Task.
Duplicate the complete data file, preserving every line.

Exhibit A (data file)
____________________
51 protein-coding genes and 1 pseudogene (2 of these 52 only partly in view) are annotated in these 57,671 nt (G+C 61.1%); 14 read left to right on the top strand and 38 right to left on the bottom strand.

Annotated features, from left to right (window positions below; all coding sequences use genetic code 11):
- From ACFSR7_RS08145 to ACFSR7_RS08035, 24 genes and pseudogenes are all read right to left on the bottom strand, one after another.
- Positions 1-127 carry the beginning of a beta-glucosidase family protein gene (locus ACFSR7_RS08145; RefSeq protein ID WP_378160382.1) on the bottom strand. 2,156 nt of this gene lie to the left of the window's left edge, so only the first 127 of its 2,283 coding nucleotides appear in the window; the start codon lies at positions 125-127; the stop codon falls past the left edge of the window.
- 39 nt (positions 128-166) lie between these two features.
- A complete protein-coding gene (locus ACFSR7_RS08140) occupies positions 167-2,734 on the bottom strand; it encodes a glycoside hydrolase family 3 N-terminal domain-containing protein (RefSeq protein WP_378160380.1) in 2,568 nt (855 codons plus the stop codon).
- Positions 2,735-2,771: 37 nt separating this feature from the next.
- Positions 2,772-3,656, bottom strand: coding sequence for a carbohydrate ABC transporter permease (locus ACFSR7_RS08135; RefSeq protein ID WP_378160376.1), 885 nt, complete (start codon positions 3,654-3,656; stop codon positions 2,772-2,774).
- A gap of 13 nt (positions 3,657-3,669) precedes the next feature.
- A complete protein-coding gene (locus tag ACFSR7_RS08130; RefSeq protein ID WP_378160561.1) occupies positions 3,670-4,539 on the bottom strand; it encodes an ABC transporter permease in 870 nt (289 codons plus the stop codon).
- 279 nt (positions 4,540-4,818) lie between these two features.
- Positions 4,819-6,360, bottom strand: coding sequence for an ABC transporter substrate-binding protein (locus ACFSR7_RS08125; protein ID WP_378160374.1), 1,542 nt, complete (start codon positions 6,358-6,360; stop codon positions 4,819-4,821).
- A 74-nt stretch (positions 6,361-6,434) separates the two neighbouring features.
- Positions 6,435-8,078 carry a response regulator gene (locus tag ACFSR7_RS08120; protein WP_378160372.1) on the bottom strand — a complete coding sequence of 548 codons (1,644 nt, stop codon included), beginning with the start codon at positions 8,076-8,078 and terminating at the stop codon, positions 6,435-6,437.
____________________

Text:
51 protein-coding genes and 1 pseudogene (2 of these 52 only partly in view) are annotated in these 57,671 nt (G+C 61.1%); 14 read left to right on the top strand and 38 right to left on the bottom strand.

Annotated features, from left to right (window positions below; all coding sequences use genetic code 11):
- From ACFSR7_RS08145 to ACFSR7_RS08035, 24 genes and pseudogenes are all read right to left on the bottom strand, one after another.
- Positions 1-127 carry the beginning of a beta-glucosidase family protein gene (locus ACFSR7_RS08145; RefSeq protein ID WP_378160382.1) on the bottom strand. 2,156 nt of this gene lie to the left of the window's left edge, so only the first 127 of its 2,283 coding nucleotides appear in the window; the start codon lies at positions 125-127; the stop codon falls past the left edge of the window.
- 39 nt (positions 128-166) lie between these two features.
- A complete protein-coding gene (locus ACFSR7_RS08140) occupies positions 167-2,734 on the bottom strand; it encodes a glycoside hydrolase family 3 N-terminal domain-containing protein (RefSeq protein WP_378160380.1) in 2,568 nt (855 codons plus the stop codon).
- Positions 2,735-2,771: 37 nt separating this feature from the next.
- Positions 2,772-3,656, bottom strand: coding sequence for a carbohydrate ABC transporter permease (locus ACFSR7_RS08135; RefSeq protein ID WP_378160376.1), 885 nt, complete (start codon positions 3,654-3,656; stop codon positions 2,772-2,774).
- A gap of 13 nt (positions 3,657-3,669) precedes the next feature.
- A complete protein-coding gene (locus tag ACFSR7_RS08130; RefSeq protein ID WP_378160561.1) occupies positions 3,670-4,539 on the bottom strand; it encodes an ABC transporter permease in 870 nt (289 codons plus the stop codon).
- 279 nt (positions 4,540-4,818) lie between these two features.
- Positions 4,819-6,360, bottom strand: coding sequence for an ABC transporter substrate-binding protein (locus ACFSR7_RS08125; protein ID WP_378160374.1), 1,542 nt, complete (start codon positions 6,358-6,360; stop codon positions 4,819-4,821).
- A 74-nt stretch (positions 6,361-6,434) separates the two neighbouring features.
- Positions 6,435-8,078 carry a response regulator gene (locus tag ACFSR7_RS08120; protein WP_378160372.1) on the bottom strand — a complete coding sequence of 548 codons (1,644 nt, stop codon included), beginning with the start codon at positions 8,076-8,078 and terminating at the stop codon, positions 6,435-6,437.